A New Way to Image Solar Cells in 3-D
November 15, 2016 11:48 AM - Dan Krotz via Lawrence Berkeley National Laboratory
Next-generation solar cells made of super-thin films of semiconducting material hold promise because they’re relatively inexpensive and flexible enough to be applied just about anywhere.
Researchers are working to dramatically increase the efficiency at which thin-film solar cells convert sunlight to electricity. But it’s a tough challenge, partly because a solar cell’s subsurface realm—where much of the energy-conversion action happens—is inaccessible to real-time, nondestructive imaging. It’s difficult to improve processes you can’t see.
Now, scientists from the Department of Energy’s Lawrence Berkeley National Laboratory (Berkeley Lab) have developed a way to use optical microscopy to map thin-film solar cells in 3-D as they absorb photons.
30% of Global Electricity Already Prepping For Rapid Decarbonization
November 14, 2016 09:04 AM - Tina Casey , Triple Pundit
A full 30 percent of the world’s electricity generation comes under the umbrella of just nine energy companies, and they have just joined forces to ramp up technology investments aimed at decarbonization. The global, collaborative effort was announced earlier this week by the companies’ nonprofit organization, the Global Sustainable Electricity Partnership.
To be clear, the decarbonization announcement leaves plenty of wiggle room for “clean” coal and natural gas, at least in the near future. However, a look at the group’s sole U.S. member, American Electric Power, demonstrates that a Republican administration cannot stop the global transition to low and zero-carbon electricity.
Solar Cells Get Boost with Integration of Water-Splitting Catalyst onto Semiconductor
November 10, 2016 09:50 AM - Sarah Yang via Lawrence Berkeley National Laboratory
Scientists have found a way to engineer the atomic-scale chemical properties of a water-splitting catalyst for integration with a solar cell, and the result is a big boost to the stability and efficiency of artificial photosynthesis.
Led by researchers at the Department of Energy’s Lawrence Berkeley National Laboratory (Berkeley Lab), the project is described in a paper published this week in the journal Nature Materials.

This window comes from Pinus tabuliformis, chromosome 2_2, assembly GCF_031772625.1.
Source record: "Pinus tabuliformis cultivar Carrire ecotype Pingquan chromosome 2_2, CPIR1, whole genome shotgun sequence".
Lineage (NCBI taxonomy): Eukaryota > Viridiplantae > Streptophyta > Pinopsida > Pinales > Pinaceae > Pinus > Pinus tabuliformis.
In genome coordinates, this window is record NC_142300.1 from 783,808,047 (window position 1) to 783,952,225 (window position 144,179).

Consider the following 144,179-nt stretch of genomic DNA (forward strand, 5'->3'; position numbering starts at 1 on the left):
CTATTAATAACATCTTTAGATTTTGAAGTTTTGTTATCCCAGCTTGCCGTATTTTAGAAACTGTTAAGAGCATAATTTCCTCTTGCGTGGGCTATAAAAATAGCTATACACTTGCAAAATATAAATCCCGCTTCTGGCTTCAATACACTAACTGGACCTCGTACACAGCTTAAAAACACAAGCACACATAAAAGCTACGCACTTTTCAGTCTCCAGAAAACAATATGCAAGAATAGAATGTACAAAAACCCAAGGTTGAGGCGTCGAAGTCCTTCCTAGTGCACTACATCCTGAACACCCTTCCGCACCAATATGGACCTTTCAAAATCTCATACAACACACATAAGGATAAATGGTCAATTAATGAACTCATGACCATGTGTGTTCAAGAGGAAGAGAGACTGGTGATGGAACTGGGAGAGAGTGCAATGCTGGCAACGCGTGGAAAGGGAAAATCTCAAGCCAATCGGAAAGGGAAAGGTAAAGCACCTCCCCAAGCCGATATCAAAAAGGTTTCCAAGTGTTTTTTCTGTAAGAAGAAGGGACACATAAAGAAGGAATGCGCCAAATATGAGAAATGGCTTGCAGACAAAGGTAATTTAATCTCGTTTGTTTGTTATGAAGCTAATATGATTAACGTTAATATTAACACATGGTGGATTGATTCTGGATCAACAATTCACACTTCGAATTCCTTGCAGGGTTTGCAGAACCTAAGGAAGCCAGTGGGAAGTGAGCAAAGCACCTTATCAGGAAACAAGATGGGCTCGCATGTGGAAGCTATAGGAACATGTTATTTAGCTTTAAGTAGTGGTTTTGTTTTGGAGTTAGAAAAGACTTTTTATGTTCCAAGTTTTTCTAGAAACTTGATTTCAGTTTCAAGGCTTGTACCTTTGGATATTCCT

Human health risks from hydroelectric projects
November 9, 2016 09:25 AM - Leah Burrows via Harvard John A. Paulson School of Engineering and Applied Sciences
In a new study, Harvard University researchers find over 90 percent of potential new Canadian hydroelectric projects are likely to increase concentrations of the neurotoxin methylmercury in food webs near indigenous communities.
The research forecasts potential human health impacts of hydroelectric projects and identifies areas where mitigation efforts, such as removing the top layer of soil before flooding, would be most helpful. The works uses factors such as soil carbon and reservoir design to forecast methylmercury increases for 22 hydroelectric reservoirs under consideration or construction in Canada.
Major advance in solar cells made from cheap, easy-to-use perovskite
November 8, 2016 10:38 AM - University of California, Berkeley
Solar cells made from an inexpensive and increasingly popular material called perovskite can more efficiently turn sunlight into electricity using a new technique to sandwich two types of perovskite into a single photovoltaic cell.
Perovskite solar cells are made of a mix of organic molecules and inorganic elements that together capture light and convert it into electricity, just like today’s more common silicon-based solar cells. Perovskite photovoltaic devices, however, can be made more easily and cheaply than silicon and on a flexible rather than rigid substrate. The first perovskite solar cells could go on the market next year, and some have been reported to capture 20 percent of the sun’s energy.